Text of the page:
Brussels, 23 November 2009 (ITUC OnLine): On Thursday 19 and Friday 20 November, in Izmir, Turkey, the ITUC attended, together with over a dozen representatives from trade unions and Global Union Federations from eight different European countries, the trial against 31 leaders and members of Turkish public sector union KESK. Being tried on charges of having established a terrorist organisation, 22 of them had already spent nearly six months in prison without access to due trial.
Between January and May 2009, the Turkish police had tapped the phones of 36 KESK members and leaders. The accusations were all written up after this. On 28 May, they were all arrested. In the end, 31 were made to stand trial on terrorism charges, of whom 22 were detained. From then on, their rights were violated in a huge number of ways.
After their arrest, they were kept in detention for almost six months. Until the submission of the indictment, on 31 July, the defence lawyers did not have access to their files. Their homes and workplaces were searched and their computers were confiscated. The only evidence against them stemmed from their recorded telephone conversations and their e-mail exchanges.
During the trial itself, the rights of the defense were constantly violated, with the president of the court himself doing the interrogations, the defense lawyers being impeded to speak to the defendants, and only one female guard being present although ten women were standing trial.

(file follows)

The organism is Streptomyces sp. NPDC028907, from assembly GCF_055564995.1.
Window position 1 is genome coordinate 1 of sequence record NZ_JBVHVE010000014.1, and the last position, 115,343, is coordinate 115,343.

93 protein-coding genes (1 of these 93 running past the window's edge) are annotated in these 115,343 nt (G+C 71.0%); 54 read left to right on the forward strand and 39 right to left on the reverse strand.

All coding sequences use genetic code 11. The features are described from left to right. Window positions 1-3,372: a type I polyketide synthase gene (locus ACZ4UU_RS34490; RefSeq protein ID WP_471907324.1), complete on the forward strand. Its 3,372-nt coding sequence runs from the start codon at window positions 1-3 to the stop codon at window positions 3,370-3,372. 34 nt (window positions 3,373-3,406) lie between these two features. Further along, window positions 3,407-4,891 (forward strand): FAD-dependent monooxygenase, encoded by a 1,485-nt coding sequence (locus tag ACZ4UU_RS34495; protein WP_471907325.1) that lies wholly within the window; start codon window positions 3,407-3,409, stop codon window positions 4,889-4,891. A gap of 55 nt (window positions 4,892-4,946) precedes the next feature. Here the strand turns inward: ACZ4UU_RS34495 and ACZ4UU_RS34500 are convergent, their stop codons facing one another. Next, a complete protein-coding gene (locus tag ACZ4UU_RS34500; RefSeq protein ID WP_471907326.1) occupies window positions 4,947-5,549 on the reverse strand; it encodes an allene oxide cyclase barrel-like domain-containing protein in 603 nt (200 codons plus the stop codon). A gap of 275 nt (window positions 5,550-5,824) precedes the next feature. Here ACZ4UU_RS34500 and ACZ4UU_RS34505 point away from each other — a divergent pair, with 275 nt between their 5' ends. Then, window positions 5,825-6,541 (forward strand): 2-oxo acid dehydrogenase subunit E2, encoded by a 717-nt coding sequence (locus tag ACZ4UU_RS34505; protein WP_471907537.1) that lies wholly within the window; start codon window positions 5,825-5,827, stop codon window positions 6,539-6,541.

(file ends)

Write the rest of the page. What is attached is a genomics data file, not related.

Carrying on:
Last Friday night, the court in Izmir ruled all detainees had to be freed. Although the international trade union movement of course welcomed this decision, it remains highly concerned because all the accused will have to appear in court again in March next year.
Sadly enough, this trial took place concurrently with the case of another Turkish trade unionist, also arrested and detained on terrorism charges. Murad Akincilar was living in Switzerland after having fled Turkey in 2000. In Switzerland, he worked for UNIA, a national union center. While in Turkey on 30 September, he was arrested. He now faces harsh detention conditions and has partially lost his sight in one eye because he was not granted the necessary medical care.
“The European Court for Human Rights has convicted Turkey many times for its lack of fair trials; this is just one more of these occasions,”,said ITUC General Secretary Guy Ryder. “The ITUC, together with the other international observers in Izmir, strongly disapproves of this kind of abuse of the legal system – abuse clearly aimed at curtailing a union.”
The ITUC represents 175 million workers in 155 countries and territories and has 311 national affiliates.
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